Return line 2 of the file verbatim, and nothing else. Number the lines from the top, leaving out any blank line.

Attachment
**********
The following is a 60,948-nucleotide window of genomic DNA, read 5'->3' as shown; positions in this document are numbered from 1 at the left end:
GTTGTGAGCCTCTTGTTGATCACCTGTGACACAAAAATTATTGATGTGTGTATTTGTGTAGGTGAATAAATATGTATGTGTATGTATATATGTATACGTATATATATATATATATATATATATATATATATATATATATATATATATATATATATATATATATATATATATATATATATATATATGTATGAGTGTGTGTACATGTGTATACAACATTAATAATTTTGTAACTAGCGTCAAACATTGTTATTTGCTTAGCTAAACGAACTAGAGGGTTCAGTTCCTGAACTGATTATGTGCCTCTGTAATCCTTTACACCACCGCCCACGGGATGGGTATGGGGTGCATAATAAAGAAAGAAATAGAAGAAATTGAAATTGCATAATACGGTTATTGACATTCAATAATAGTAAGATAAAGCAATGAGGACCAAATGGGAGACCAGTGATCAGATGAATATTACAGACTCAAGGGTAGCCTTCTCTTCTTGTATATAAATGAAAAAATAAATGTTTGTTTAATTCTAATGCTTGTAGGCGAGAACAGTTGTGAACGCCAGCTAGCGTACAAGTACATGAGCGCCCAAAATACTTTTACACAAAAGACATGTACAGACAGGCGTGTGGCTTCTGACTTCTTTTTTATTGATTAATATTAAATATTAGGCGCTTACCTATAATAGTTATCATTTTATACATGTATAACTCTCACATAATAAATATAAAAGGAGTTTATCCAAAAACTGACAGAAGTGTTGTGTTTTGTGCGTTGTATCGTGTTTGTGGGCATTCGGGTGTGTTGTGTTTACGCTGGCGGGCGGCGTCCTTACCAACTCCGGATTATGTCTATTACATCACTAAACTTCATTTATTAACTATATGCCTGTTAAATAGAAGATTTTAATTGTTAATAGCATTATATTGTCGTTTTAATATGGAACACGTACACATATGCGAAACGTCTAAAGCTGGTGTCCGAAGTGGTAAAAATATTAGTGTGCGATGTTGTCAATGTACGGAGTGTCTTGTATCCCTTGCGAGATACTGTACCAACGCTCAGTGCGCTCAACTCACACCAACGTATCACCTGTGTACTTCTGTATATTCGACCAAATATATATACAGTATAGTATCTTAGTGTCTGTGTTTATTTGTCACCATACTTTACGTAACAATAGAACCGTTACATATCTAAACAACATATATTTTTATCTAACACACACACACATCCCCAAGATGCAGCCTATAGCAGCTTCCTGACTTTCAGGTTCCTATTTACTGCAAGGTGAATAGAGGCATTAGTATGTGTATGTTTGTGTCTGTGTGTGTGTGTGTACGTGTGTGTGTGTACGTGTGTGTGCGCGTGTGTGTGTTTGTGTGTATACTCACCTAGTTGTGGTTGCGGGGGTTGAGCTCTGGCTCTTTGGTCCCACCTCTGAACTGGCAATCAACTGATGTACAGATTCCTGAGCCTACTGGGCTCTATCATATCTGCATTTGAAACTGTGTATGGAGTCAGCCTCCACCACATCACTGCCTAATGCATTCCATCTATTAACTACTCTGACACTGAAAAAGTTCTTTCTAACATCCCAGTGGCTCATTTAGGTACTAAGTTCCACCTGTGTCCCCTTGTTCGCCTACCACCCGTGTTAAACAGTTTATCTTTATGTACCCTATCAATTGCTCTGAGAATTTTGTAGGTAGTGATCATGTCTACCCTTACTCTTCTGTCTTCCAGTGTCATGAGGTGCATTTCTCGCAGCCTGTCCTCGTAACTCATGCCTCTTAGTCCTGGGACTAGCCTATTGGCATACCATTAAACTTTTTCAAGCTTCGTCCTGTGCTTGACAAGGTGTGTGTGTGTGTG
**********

GTTGTGAGCCTCTTGTTGATCACCTGTGACACAAAAATTATTGATGTGTGTATTTGTGTAGGTGAATAAATATGTATGTGTATGTATATATGTATACGTATATATATATATATATATATATATATATATATATATATATATATATATATATATATATATATATATATATATATATATATATATATGTATGAGTGTGTGTACATGTGTATACAACATTAATAATTTTGTAACTAGCGTCAAACATTGTTATTTGCTTAGCTAAACGAACTAGAGGGTTCAGTTCCTGAACTGATTATGTGCCTCTGTAATCCTTTACACCACCGCCCACGGGATGGGTATGGGGTGCATAATAAAGAAAGAAATAGAAGAAATTGAAATTGCATAATACGGTTATTGACATTCAATAATAGTAAGATAAAGCAATGAGGACCAAATGGGAGACCAGTGATCAGATGAATATTACAGACTCAAGGGTAGCCTTCTCTTCTTGTATATAAATGAAAAAATAAATGTTTGTTTAATTCTAATGCTTGTAGGCGAGAACAGTTGTGAACGCCAGCTAGCGTACAAGTACATGAGCGCCCAAAATACTTTTACACAAAAGACATGTACAGACAGGCGTGTGGCTTCTGACTTCTTTTTTATTGATTAATATTAAATATTAGGCGCTTACCTATAATAGTTATCATTTTATACATGTATAACTCTCACATAATAAATATAAAAGGAGTTTATCCAAAAACTGACAGAAGTGTTGTGTTTTGTGCGTTGTATCGTGTTTGTGGGCATTCGGGTGTGTTGTGTTTACGCTGGCGGGCGGCGTCCTTACCAACTCCGGATTATGTCTATTACATCACTAAACTTCATTTATTAACTATATGCCTGTTAAATAGAAGATTTTAATTGTTAATAGCATTATATTGTCGTTTTAATATGGAACACGTACACATATGCGAAACGTCTAAAGCTGGTGTCCGAAGTGGTAAAAATATTAGTGTGCGATGTTGTCAATGTACGGAGTGTCTTGTATCCCTTGCGAGATACTGTACCAACGCTCAGTGCGCTCAACTCACACCAACGTATCACCTGTGTACTTCTGTATATTCGACCAAATATATATACAGTATAGTATCTTAGTGTCTGTGTTTATTTGTCACCATACTTTACGTAACAATAGAACCGTTACATATCTAAACAACATATATTTTTATCTAACACACACACACATCCCCAAGATGCAGCCTATAGCAGCTTCCTGACTTTCAGGTTCCTATTTACTGCAAGGTGAATAGAGGCATTAGTATGTGTATGTTTGTGTCTGTGTGTGTGTGTGTACGTGTGTGTGTGTACGTGTGTGTGCGCGTGTGTGTGTTTGTGTGTATACTCACCTAGTTGTGGTTGCGGGGGTTGAGCTCTGGCTCTTTGGTCCCACCTCTGAACTGGCAATCAACTGATGTACAGATTCCTGAGCCTACTGGGCTCTATCATATCTGCATTTGAAACTGTGTATGGAGTCAGCCTCCACCACATCACTGCCTAATGCATTCCATCTATTAACTACTCTGACACTGAAAAAGTTCTTTCTAACATCCCAGTGGCTCATTTAGGTACTAAGTTCCACCTGTGTCCCCTTGTTCGCCTACCACCCGTGTTAAACAGTTTATCTTTATGTACCCTATCAATTGCTCTGAGAATTTTGTAGGTAGTGATCATGTCTACCCTTACTCTTCTGTCTTCCAGTGTCATGAGGTGCATTTCTCGCAGCCTGTCCTCGTAACTCATGCCTCTTAGTCCTGGGACTAGCCTATTGGCATACCATTAAACTTTTTCAAGCTTCGTCCTGTGCTTGACAAGGTGTGTGTGTGTGTG